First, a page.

A longstanding cyberespionage campaign, which may have been in existence for nearly a decade, has targeted hundreds of individuals in at least 40 countries, including government agencies and activists in the United States, according to new threat research issued today by Kaspersky Lab.
The attacks use a surveillance toolkit Kaspersky calls NetTraveler and is believed to be behind myriad compromises from activists in Mongolia to individuals at oil and chemical refineries in India and Russia. Kaspersky researchers believe the earliest activity of the attack campaign dates back to 2004, but the NetTraveler tool has been more frequently used in cyberespionage attacks in the last several years.
"NetTraveler is designed to steal sensitive data as well as log keystrokes, and retrieve file system listings and various Office or PDF documents," according to Kaspersky.
The campaign, believed to be connected to attackers in China, uses vulnerabilities in Microsoft Office to initially compromise systems. Kaspersky said it estimates that at least 50 attackers are behind the cyberespionage campaign. The topics of interest of the NetTraveler group are wide-ranging and include space exploration, nanotechnology, energy production, nuclear power, lasers, medicine and communications.
A key part of the attack was uploading the stolen data through a cloud hosting provider based in the United States. The attackers used FTP and VPN connections to transfer files securely through a server hosted by Orange, Calif.-based cloud hosting provider Krypt Technologies, which lists data centers in California, Virginia and Bangkok. Kaspersky Lab said it uncovered multiple command and control servers tied to the attack campaign in the United States, China and Hong Kong.
Krypt claims that it vets clients to weed out fraud and abuse of its server space. The verification process includes the requirement of a photo identification in addition to a valid credit card, said Mike Lee, general manager of support operations at Krypt Technologies.
Lee said Krypt has a proprietary system that monitors its systems for network traffic that would signal potential malicious activity. It also responds to subpoenas and warrants requesting information on clients or a shutdown of operations, Lee said. "We have a vigorous monitoring system before they can order a server from us," Lee said. "When malicious activity is detected and we have enough documentation that it is violating our terms of service, we will shut it down."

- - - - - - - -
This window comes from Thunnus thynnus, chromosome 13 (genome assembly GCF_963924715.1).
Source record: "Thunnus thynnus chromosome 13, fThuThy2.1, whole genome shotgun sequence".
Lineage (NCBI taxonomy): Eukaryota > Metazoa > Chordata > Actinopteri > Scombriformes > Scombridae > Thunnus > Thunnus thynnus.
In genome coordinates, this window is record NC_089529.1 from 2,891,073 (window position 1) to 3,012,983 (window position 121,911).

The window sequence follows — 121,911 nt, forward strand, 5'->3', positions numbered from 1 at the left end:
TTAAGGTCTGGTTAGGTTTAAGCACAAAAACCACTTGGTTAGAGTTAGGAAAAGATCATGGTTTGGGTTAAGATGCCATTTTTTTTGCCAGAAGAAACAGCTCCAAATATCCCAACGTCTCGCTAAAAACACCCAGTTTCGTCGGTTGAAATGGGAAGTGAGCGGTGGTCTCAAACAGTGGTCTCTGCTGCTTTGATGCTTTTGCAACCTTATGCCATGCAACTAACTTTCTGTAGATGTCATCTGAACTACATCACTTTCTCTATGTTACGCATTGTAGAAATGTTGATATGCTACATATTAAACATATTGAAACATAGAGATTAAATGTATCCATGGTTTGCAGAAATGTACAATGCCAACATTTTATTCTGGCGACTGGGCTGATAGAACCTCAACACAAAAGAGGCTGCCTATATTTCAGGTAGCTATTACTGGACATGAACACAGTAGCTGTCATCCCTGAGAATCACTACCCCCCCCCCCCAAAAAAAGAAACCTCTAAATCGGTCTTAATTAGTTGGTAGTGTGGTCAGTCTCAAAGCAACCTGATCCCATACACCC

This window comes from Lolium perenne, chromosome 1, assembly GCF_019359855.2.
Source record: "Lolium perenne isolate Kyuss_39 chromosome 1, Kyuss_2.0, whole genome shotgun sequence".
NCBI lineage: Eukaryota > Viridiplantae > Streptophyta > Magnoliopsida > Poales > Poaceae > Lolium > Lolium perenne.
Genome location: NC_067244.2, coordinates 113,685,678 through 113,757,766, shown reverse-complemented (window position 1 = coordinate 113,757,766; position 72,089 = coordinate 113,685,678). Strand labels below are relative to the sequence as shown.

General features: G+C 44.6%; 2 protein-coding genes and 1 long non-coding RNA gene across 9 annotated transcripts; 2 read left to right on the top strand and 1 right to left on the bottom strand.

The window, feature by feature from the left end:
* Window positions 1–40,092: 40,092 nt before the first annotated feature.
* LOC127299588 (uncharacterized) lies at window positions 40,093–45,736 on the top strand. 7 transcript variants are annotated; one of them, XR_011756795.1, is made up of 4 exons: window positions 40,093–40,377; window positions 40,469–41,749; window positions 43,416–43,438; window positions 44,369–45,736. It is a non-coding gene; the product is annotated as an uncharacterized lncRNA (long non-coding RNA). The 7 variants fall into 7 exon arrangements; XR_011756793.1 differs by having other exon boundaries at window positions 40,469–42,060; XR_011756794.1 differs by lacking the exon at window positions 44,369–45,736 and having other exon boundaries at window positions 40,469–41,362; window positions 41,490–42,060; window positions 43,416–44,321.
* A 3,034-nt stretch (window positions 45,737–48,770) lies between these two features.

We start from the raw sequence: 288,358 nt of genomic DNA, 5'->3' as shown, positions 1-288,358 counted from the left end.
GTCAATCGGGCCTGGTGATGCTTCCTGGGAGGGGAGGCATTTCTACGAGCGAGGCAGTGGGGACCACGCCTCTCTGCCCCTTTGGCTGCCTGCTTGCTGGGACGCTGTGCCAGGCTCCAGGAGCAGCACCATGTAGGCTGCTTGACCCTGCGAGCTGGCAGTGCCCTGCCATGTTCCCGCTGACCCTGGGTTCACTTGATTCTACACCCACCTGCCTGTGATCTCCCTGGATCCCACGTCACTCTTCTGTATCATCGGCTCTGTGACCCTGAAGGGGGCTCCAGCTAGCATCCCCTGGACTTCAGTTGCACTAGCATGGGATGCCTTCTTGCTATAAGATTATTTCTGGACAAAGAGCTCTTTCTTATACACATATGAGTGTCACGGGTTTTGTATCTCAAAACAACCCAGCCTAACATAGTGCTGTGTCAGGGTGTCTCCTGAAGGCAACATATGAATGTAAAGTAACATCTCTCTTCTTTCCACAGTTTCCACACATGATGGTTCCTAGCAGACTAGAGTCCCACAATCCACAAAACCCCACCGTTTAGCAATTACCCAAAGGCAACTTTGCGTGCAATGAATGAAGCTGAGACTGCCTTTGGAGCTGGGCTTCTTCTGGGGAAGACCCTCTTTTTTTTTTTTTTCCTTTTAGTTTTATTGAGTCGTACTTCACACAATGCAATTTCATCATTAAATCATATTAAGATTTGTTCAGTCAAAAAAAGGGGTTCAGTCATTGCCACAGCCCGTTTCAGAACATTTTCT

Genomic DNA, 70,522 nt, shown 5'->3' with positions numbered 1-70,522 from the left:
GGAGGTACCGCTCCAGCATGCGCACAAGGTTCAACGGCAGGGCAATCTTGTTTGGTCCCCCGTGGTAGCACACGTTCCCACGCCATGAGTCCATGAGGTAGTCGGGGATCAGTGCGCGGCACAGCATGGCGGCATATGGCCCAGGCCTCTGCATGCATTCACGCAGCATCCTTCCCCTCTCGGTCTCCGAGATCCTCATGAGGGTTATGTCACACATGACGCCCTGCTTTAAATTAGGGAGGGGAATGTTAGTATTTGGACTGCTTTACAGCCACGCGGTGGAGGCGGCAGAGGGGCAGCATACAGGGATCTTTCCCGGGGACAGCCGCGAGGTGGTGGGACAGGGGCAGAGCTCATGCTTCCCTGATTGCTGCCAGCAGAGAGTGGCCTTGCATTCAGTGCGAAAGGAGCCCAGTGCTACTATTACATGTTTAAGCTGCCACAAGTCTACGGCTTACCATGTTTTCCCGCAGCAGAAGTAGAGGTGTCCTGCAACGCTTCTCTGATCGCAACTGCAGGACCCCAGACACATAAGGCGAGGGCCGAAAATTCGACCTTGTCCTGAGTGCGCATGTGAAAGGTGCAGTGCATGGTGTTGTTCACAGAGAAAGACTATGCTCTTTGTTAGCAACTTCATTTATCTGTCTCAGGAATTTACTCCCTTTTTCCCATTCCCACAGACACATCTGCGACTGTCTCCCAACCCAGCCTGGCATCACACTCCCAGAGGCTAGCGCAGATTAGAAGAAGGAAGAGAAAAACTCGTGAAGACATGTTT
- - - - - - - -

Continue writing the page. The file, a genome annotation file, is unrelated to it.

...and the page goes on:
NetTraveler gets its name from an internal string present in the earliest versions of the malware: “NetTraveler Is Running!” The methods of the attackers are simple but effective, Kaspersky Lab said. The initial attack begins with a spear phishing email.
The security vendor's research arm identified more than 30 command and control servers the malware frequently used in the attacks, and the other files and artifacts left after a compromise has taken place. As part of the attack, a NetPass module is typically installed with keylogger functionality capable of recording all of the victim's keystrokes.
The attacks continue, according to Kaspersky, which sinkholed a command and control server and identified new victims in Mongolia, South Korea and India. Logs on the server taken over by Kaspersky date back to 2009, the firm said.
The majority of victims are identified as diplomatic, followed by government agencies and military targets. Private companies also make up the bulk of victims and include industrial firms and manufacturers. Stolen data is stored on the command control servers in plain text, without encryption or other code obfuscation mechanisms, Kaspersky said.
"By publishing this report we would like to raise awareness of all organizations and individuals who might become a victim of these attackers," Kaspersky Lab said. "We would like to encourage people of all countries to learn something from this report, check their systems and be prepared for potential future cyberattacks against them."
Kaspersky Lab noted an overlap of infections with the Red October cyberespionage campaign identified by Kaspersky in January. The malware used in Red October, which had a component that infiltrated a victim's mobile device, was found on some NetTraveler victim systems, Kaspersky Lab said, but added that the researchers could find no other connection among the attacks.
PUBLISHED ON JUNE 4, 2013